We chat design, the people, and personal history with Lead Exterior Designer at Honda, Guy Melville-Brown, in this exclusive Q&A.
We first laid eyes on Honda’s 10th generation Civic design as a concept coupe that was shown at the New York Auto Show back in the spring of 2015. The Turbo Civic Coupe concept was bold and brash, and even slathered in neon green paint. Most auto journalists, myself included, let out an exasperated sigh. Honda after all, wasn’t known for building this kind of thing, most of us figured what we saw was nothing more than concept and hype that would never materialize.
Then in October, the company revealed the 2016 Civic Sedan, and we were all impressed. Four months later when the 2016 Honda Civic Coupe came along we were downright shocked. Here was a production vehicle, that very nearly resembled the concept it was based on.
So when we had an opportunity to have a brief chat with the designer behind the 2016 Civic Coupe, I didn’t have to think twice about deep-diving into how the design developed throughout the process.
Kanishka Sonnadara: What’s your role within the company?
Guy Melville-Brown: I was the lead exterior designer for the 2016 Honda Civic Coupe.
KS: You have a lot of history in the industry, tell us a bit about your work before Honda.
GMB: I grew up in Brighton, England. I studied at Coventry University which is kind of like the English Detroit. That’s where Land Rover, Aston Martin, companies like that are. I interned at Peugeot and Citroen in Paris. My first job out of school was working for Fiat in Itlay. Then I took the trip north to Berlin where I worked for Volkswagen. And then four and a half years ago I came to Honda and started working on projects like the Civic.
KS: How long have you been on the current Civic project?
GMB: I started at Honda four and a half years ago. And I believe my first project was sketching and drawing Civics.
KS: With the tenth generation Civic, what did you want to achieve, what was the goal?
GMB: We wanted to create the most charismatic, ambitious, sportiest, most fun to drive Civic we’ve ever designed. We wanted this car to embrace and communicate the passion of the people that work at Honda. A car that stands for what we stand for as a company; a car that represents our heritage in motor racing, in Formula 1, in IndyCar; and a car that we as employees can be very proud of.
KS: What challenges did you face doing this, in this process?
GMB: I think convincing the engineering department to completely re-engineer the platform was a pretty tough one. In order to truly achieve the styling that we wanted to achieve with this product, and we felt we needed to achieve and for the product to be honest, we needed completely re-engineer the platform and that was a hard sell.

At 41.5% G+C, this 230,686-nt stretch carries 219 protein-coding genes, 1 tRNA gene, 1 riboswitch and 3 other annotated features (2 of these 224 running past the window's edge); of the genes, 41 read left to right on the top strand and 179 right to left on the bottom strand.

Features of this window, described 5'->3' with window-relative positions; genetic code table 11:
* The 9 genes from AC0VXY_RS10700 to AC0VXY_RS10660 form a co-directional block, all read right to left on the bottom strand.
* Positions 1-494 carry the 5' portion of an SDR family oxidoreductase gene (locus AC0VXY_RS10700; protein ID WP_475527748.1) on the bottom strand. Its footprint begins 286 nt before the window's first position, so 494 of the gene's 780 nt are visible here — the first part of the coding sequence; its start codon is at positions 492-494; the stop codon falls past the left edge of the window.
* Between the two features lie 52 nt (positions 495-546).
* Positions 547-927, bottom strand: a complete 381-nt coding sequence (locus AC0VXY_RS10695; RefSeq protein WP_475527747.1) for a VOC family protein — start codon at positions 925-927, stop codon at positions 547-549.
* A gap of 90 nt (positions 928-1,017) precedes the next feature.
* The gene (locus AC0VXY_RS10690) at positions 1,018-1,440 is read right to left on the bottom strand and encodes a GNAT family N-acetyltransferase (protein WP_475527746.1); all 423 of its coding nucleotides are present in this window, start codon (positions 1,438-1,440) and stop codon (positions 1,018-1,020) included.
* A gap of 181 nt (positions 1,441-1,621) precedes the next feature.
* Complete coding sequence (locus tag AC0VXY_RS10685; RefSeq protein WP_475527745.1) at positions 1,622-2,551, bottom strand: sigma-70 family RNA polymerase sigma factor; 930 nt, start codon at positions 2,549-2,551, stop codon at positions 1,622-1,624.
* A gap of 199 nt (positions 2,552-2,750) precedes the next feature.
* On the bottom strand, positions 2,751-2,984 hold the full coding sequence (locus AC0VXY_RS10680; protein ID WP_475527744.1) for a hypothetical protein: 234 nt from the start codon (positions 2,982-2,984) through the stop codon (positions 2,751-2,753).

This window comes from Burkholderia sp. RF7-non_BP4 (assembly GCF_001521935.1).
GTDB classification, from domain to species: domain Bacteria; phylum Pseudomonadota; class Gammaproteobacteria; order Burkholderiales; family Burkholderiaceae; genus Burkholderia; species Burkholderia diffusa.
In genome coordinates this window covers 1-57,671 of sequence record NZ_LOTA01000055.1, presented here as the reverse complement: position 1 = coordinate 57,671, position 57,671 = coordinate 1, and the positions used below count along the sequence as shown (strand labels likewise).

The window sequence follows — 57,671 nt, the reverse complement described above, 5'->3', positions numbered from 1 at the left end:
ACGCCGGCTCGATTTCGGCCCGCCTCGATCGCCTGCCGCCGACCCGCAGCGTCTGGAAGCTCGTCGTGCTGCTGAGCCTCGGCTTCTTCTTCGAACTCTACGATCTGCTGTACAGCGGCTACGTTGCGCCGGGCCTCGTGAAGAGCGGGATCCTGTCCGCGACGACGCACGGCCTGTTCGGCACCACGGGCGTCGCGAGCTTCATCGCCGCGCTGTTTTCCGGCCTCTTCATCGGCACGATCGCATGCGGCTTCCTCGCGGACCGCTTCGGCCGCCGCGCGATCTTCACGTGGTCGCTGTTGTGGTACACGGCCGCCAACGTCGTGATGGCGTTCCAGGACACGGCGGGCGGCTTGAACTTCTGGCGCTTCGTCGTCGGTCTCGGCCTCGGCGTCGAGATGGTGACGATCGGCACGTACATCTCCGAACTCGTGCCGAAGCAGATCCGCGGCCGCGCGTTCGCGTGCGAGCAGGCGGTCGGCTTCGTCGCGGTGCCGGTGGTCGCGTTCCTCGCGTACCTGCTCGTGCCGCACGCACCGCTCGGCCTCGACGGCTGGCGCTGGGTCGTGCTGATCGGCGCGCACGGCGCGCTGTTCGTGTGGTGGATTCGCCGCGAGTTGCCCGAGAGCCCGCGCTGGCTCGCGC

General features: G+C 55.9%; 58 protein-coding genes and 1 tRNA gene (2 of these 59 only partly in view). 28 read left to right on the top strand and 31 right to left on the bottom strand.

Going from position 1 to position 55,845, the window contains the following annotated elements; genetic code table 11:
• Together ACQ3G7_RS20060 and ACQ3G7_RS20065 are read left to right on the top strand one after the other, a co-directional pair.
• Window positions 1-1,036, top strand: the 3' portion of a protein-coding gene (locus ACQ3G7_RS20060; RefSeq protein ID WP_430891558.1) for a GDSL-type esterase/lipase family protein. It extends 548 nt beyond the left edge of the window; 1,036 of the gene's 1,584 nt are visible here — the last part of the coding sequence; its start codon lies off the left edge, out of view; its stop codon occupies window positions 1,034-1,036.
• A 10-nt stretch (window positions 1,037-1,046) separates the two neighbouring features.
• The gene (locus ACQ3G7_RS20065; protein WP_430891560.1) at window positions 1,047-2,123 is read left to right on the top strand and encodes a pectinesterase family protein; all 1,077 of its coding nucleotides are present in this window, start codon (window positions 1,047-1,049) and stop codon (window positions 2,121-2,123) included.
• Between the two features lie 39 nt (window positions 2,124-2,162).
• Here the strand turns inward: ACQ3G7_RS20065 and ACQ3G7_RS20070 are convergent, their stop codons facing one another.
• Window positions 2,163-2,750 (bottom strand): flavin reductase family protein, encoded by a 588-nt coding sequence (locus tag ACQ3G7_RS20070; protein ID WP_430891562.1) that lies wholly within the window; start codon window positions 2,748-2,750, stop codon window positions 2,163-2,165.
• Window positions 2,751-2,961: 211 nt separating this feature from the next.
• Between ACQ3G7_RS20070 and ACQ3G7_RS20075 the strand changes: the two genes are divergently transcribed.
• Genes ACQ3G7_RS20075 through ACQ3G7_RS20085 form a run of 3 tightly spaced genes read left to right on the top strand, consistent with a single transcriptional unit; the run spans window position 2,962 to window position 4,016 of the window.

KS: A personal favorite design element in the car?
GMB: A couple. The first is the way the car sits on it’s wheels; it’s stance. I really like this very sporty, quite kind of muscular, almost like street-fighter like stance with strong haunches. I’m also very proud of the signature LED lighting at the front and the rear of the vehicle. I like the fact that this is a car you can identify just as easily in the nighttime as you can in the daytime and that’s something I’m very proud of.
KS: Doing a new vehicle is a team effort…
KS: And same’s true of design…
KS: Tell me a little bit about the people you worked with on both interior and exterior design for the new Civic Coupe.
GMB: It’s very interesting. With this we’re very lucky because the Civic was a global project and a global effort. So we got to meet, design and work with people from all over the world on this car. We had design studios in Japan, Europe, and in the U.S. I really appreciated the fact that brought a global richness of perspective you wouldn’t have if you just had American designers working on it, or just Japanese designers. And I think also that brought a level of healthy competition that kind of allowed us to push the design far further than we could have ever imagined it could get pushed to if we just had one small group of people or one studio working on the car.
KS: I know you have a few Civic stories from your past; tell us a 'Civic Nation' story, something that’s personal to you.
GMB: My parent’s first car was a 1978 Civic. This was the car I grew up with. This was the car that every time my dad’s back was turned I would jump in and turn the volume knob up and the windscreen wipers on, so when he would get in and turn it on, the radio would be blaring and wipers would be going and he’d be like “Guy! You’ve done it again!” For it to now almost come full circle and to have the opportunity to contribute to the legacy of what the Civic is, is something I feel very proud of
Photos: Kanishka Sonnadara, Honda